crisis. In the absence of power, the majority of people were unable to complete their tasks while
the economic downturn continued and triggered mass protests. Many people from Sri Lanka
protested during the months after the power shortages to protest the nation’s growing crisis.

On April 1st president Rajapaksa announced an emergency in the face of the protesters is
escalating in violence against police. In all, the Sri Lankan government Cabinet quit in protest
shortly when the new emergency laws were put into effect which led Rajapaksa to revoke the
law. One of those who quit was the Sports Minister Namal Rajapaksa as well as another one of
the members of the Rajapaksa family, as well as the nephew of the president.

In the face of growing political turmoil and no solution to be found, Rajapaksa’s opponents have
begun calling for a “no-confidence” vote to overturn his administration.

“We believe there are enough numbers in place and we’ll bring an amendment at the proper
moment,” opposition lawmaker Harsha de Silva spoke to CNBC. In an effort to please critics,
president Rajapaksa attempted to form an alliance under his direction but was unable to win the
support of his supporters. On April 1, the administration announced that it would suspend
temporarily the payment of the foreign debt which was the first time Sri Lanka had defaulted on
foreign loans since independence.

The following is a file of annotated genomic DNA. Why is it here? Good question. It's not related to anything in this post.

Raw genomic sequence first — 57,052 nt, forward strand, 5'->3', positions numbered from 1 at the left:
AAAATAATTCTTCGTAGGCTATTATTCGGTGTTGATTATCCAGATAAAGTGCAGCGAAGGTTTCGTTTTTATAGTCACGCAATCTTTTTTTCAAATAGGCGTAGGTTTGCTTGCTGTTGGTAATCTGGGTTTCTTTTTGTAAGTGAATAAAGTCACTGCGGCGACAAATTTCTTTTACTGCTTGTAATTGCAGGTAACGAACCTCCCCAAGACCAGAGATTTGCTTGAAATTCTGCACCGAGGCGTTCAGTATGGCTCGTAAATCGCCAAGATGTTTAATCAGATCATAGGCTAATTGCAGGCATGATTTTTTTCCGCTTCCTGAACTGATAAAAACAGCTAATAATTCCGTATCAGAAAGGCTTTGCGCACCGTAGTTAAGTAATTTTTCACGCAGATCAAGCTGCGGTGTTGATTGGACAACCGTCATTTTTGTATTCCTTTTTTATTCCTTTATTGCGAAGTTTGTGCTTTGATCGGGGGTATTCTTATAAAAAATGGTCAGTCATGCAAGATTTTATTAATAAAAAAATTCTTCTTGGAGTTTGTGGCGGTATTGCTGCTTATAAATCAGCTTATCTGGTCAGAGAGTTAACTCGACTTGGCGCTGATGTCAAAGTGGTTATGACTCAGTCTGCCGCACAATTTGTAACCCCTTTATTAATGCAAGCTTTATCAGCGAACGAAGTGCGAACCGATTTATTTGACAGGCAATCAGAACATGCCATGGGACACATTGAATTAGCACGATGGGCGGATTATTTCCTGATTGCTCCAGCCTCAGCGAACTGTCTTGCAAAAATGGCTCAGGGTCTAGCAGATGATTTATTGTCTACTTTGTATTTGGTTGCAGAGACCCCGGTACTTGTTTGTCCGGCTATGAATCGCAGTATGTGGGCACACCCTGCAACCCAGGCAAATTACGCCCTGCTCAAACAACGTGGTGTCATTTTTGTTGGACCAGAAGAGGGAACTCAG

Experts had warned about a possible crisis regarding the nation’s finances for a while. After the
country’s default and the government was in talks about a bailout plan in conjunction with the
International Monetary Fund, which had evaluated the debt as insolvent.

“The government plans to continue its talks with the IMF as quickly as is possible in the hopes
of developing and presenting to nation’s creditors a comprehensive strategy to bring the
country’s public debt to a sustainable level,” the Finance Ministry stated in an announcement.

In a cabinet meeting with officials the following week in the same week, The president
acknowledged the role his government played in the country’s economic decline. In particular,
the president stated that the government ought to have sought out the IMF earlier for help in
tackling the country’s insolvent foreign debt and they should have stayed clear of an import ban
on chemical fertilizers. This was intended to protect the country’s foreign exchange reserves but
actually hurt the country’s agriculture production.

“During the past two-and-a-half decades, we have faced many difficulties. The Covid-19
epidemic, along with the burden of debt and our own mistakes,” Rajapaksa said.

Today, Sri Lanka’s fate is dependent on whether the president’s suggested changes to the
government will be able to pacify his increasingly hostile opposition for long enough to allow a
solution to be offered by the IMF. In the meantime, Sri Lankan central bank chief, Nandalal
Weerasinghe, has said that the desired agreement could take months to reach, however.

Watch Video – Gravitas Plus | Explained: Sri Lankan economic crisis